A chitosan porous layer was prepared as follows: 1.06 g of chitosan (DA 2.5%) was solubilized in sterile water containing a stoichiometric amount of acetic acid (0.382 g) for 6 hours to obtain a 0.87% w/w solution. The pH of the solution was adjusted to 3 by adding 8.7 ml of acetic acid and the blend (new polymer concentration of 0.8%) was centrifuged. The final pH of the chitosan solution was 3.0. The aqueous chitosan solution was poured into a 12 x 17 cm mold and freeze-dried for 28 hours. The porous layer was then rinsed in an alkaline solution for 5 minutes, followed by being washed in sterile water until the pH of the porous layer was neutral. The neutral porous layer was then freeze-dried a second time to provide the porous layer for implantation.

Figure 5B is an SEM image of the porous implant formed from a 0.8% chitosan solution which was freeze-dried at a pH of 3. Example 7

Chitosan Polymer concentration 0.8 %, pH 1

A chitosan porous layer was prepared as follows: 1 .06 g of chitosan (DA 2.5%) was solubilized in sterile water containing a stoichiometric amount of acetic acid (0.382 g) for 6 hours to obtain a 0.87% w/w solution. The pH of the solution was adjusted to 1 by adding 8.7 ml of acetic acid and hydrochloric acid, and the blend (new polymer concentration of 0.8%) was centrifuged. The final pH of the chitosan solution was 0.96. The aqueous chitosan solution was poured into a 12 x 17 cm mold and freeze-dried for 28 hours. The porous layer was then rinsed in an alkaline solution for 5 minutes, followed by being washed in sterile water until the pH of the porous layer was neutral. The neutral porous layer was then freeze-dried a second time to provide the porous layer for implantation. Thickness of Resulting Matrices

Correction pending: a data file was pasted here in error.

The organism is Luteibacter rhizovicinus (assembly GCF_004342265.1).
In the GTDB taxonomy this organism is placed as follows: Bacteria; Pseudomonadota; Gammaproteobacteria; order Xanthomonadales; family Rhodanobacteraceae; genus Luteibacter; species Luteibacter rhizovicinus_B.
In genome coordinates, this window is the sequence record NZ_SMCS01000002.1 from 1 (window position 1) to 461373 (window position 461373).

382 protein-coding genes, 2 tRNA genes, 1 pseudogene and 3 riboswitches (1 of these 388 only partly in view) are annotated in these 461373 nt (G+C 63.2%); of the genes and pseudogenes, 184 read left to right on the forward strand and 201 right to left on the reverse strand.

Figure 6 includes SEM photos of each of the matrices resulting from solutions of examples 1 -6 at 500 μιη. The adjustment of the pH within the solution prior to freeze- drying modified the final thickness, after the neutralization step, of the resulting implant. As seen in Figure 6, the lower the pH of the solution, the smaller the thickness of the resulting porous layer.

Tensile Strength and Suture Anchoring

The evolution of the strength at break of the porous layer was evaluated against the initial pH of the solution. The samples of porous layer were cut into the desired shape and length as illustrated below:

The shape shown in Fig. 7A was used to test the tensile strength and the shape shown in Fig. 7B was used to determine suture anchoring. Prior to testing, the samples were hydrated in sterile water for 5 min.

Parameters of the mechanical testing:

-Tensile speed: 50 mm/min

-L(0) (for tensile test) : 40 mm

-Cell force : 100 N, no 25943 (tensile test) and 25 N (suture test) Table 3 contains the results for both the amount of elongation and force required to reach the breaking point of the implant. Table 4 demonstrates the amount of feree and elongation of the implant prior to the suture detaching from the implant. TABLE 3

TABLE 4

A comparison of the pH and the tensile strength of the implants are shown in Figure 8. The pH of the chitosan solution prior to freeze-drying altered the mechanical properties of the porous layer. Irrespective of the polymer concentration, the pH creating the maximal strength at break is between 3 and 3.5. This tendency is slightly different between the two polymer concentrations tested. Therefore, density may not be the only the cause of the mechanical properties increased of the porous layer. Without wishing to be bound to any theory, it is believed that the variation of the pH may alter polymer chain orientation due to charge density variation along the polymer chain or deviation of the balance of the hydrophilic/hydrophobic interaction.